Gleeks on campus

At UNT, students unite for a diverse, inclusive show choir. And there’s no Sue Sylvester

TEENAGED DREAMS | UNT Glee Club’s 19-year-old members — RaShard Turley, Raena McEuin, Emmanuel Rodriguez, Gianna Millares (she’s 20), Lindsay Harris and Marissa Davis — were inspired by the hit Fox series to pursue their love of performing. (Arnold Wayne Jones/Dallas Voice)

STEVEN LINDSEY  | Contributing Writer
stevencraiglindsey@me.com

Thankfully, there are no slushies in the face for members of UNT Glee Club, an organization inspired by the smash-hit Fox TV show, Glee. There’s no Sue Sylvester, either. But there are plenty of similarities between the college club and their TV counterparts.

Founded in 2010 by Jose Coira, who recently graduated, the club arose as a direct result of the TV show.

“He was inspired to give students on campus an opportunity to shine like the stars they are,” says Kendall Butler, a 23-year-old dancer and current president of the club. “UNT Glee Club is compiled of talented performers who sing and dance.”

Unlike traditional collegiate glee clubs that focus on classical music, Butler says his group is inspired by and performs all types of music. Auditions for the 24-member show choir and 20-person dance team that comprise the club were so popular they had to turn away plenty of good talent.

“It’s very competitive and nerve-racking because you want them all to be in Glee, but it just doesn’t work out that way,” he says.
Comparisons to the show are easy because of the group’s diversity, according to Butler.

“If I didn’t know any better, I’d think they follow us around and steal ideas for the actual show,” he says. “We get anything from the sweet Southern belle to the hard rocker, with only one thing in common: Music.”

And music is definitely one thing that the University of North Texas is known for. Having a talented glee club blossom on its campus is not a stretch of the imagination at all.

“We get all sorts of talented students that audition. From music majors to bio-chemistry majors, students come from all over campus and impress us with their voices and technical dancing skills,” Butler says. “Everyone we pick must be able to sing and dance. Most students can sing or dance, but we need our Gleeks to be well-rounded. Personality is also key — we want people who represent who we are.”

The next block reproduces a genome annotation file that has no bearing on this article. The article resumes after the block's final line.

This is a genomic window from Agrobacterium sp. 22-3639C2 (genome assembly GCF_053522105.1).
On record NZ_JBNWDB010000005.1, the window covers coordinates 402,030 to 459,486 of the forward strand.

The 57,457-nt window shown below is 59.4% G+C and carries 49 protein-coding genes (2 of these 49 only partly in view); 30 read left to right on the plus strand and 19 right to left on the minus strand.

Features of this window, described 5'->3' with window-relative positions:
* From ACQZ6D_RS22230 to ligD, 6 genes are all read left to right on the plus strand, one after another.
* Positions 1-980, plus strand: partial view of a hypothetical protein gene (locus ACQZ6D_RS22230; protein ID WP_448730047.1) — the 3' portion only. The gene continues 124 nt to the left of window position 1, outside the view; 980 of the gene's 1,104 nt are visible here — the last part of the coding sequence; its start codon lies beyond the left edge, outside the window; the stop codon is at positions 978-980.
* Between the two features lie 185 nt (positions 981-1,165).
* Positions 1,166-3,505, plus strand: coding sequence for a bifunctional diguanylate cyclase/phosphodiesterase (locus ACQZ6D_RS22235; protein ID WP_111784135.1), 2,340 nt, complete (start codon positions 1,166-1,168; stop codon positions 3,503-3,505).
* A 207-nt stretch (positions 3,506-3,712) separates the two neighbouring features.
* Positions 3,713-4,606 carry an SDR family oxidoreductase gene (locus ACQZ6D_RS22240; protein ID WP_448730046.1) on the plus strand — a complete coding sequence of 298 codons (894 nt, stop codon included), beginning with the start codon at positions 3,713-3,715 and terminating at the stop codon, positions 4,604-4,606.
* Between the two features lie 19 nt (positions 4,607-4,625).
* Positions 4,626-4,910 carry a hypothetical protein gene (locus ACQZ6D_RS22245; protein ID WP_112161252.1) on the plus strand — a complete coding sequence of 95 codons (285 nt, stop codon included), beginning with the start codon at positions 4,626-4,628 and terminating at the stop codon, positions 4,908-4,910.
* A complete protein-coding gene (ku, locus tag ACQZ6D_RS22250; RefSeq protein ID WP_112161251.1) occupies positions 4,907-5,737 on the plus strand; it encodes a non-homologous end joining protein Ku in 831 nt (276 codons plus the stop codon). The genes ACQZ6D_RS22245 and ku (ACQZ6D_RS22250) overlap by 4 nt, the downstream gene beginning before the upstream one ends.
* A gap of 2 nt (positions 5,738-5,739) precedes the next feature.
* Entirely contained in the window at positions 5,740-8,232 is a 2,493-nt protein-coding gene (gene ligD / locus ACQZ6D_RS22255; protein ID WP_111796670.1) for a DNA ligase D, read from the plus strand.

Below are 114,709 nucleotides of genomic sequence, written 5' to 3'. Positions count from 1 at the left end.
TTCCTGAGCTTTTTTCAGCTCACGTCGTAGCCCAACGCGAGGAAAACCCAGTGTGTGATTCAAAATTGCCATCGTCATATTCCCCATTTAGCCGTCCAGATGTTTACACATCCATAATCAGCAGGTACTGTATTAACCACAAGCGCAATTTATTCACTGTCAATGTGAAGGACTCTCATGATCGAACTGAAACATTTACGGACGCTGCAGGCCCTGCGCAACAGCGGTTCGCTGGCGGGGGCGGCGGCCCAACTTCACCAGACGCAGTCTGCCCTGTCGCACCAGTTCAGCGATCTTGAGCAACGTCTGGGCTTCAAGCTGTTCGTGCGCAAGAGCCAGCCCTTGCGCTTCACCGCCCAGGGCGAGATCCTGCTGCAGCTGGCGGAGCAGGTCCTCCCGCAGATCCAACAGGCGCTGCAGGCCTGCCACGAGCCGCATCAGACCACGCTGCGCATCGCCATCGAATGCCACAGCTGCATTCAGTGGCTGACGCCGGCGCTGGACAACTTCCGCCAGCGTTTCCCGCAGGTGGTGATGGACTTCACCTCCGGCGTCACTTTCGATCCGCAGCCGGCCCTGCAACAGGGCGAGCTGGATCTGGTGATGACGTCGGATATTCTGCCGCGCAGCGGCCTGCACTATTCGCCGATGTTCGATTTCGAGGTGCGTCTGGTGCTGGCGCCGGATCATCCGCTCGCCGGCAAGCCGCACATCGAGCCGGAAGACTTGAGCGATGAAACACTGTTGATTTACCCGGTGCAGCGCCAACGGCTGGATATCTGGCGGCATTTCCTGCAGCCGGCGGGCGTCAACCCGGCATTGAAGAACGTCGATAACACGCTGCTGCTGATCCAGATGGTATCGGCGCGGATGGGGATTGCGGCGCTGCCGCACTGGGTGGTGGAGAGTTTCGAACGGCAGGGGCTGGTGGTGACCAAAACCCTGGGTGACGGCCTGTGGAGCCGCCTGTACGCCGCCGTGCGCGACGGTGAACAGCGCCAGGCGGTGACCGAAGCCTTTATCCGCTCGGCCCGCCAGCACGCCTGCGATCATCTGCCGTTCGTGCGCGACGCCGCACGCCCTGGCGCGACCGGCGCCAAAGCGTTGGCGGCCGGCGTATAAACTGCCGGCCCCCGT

When asked if they were interested in commercial success similar to what the stars of the television series have enjoyed with their No. 1 CDs and iTunes downloads, the reactions of its members are somewhat surprising.

“Personally, I don’t feel like being world-famous or having record albums is what Glee is about,” says 19-year-old soprano Lindsay Harris, a psychology major. “Glee is about making friends, having fun and the enjoyment of being on stage and performing. Don’t get me wrong, I think seeing our glee club on a CD cover would be awesome, but our club is so much more than being famous.”

Alto and fellow psych major Jessica Ailene Rogers, 21, agrees.

“We have had our fair share of news coverage, as well as different people hire us to perform, but when it comes to ‘making it big,’ we just prefer to have fun and put on a great show for our friends, families and local fans.”

Butler believes a recording is definitely the direction the club would like to take eventually, but for now, everyone involved seems content to just explore their talents and have a good time. Most of all, UNT Glee is a place where students can be themselves, gay or straight, outgoing or reserved.

“It’s the club where friendships are born,” Butler says.

This article appeared in the Dallas Voice print edition September 16, 2011.

—  Michael Stephens

Did Dallas evangelist and Christian TV mogul Marcus Lamb have an affair with a transsexual?

Marcus and Joni Lamb

Marcus and Joni Lamb, co-founders of North Texas-based Daystar, America’s second-largest Christian TV network, announced Tuesday on the air that Marcus Lamb cheated on his wife a few years ago. In admitting Marcus Lamb’s marital infidelity, the Lambs also alleged an extortion attempt, saying someone has demanded $7.5 million of “God’s money” to keep the scandal out of the media.

None of this is terribly shocking, and you may be wondering why we’re even bothering to repeat it on this LGBT blog. Well, for one thing it’s yet another example of religious hypocrisy, and for another some leading anti-gay figures, including Robert Jeffress of First Baptist Church of Dallas, appear on Daystar. But what really caught our attention was the following quote from one of the couple’s marriage counselors, Fred Kendall, who reportedly provided some of the few details about the affair:

“He had one inappropriate period of misbehavior with one person, and it wasn’t a man. It wasn’t a transvestite. It was with a woman,” Kendall said.

We have absolutely no idea why Kendall felt compelled to point out that the affair wasn’t with a man or a transvestite — as if this somehow makes it any better — but we’d like to point out that his statement leaves open the possibility that the affair was with a transsexual woman.

OK, that’s all, carry on now.

—  John Wright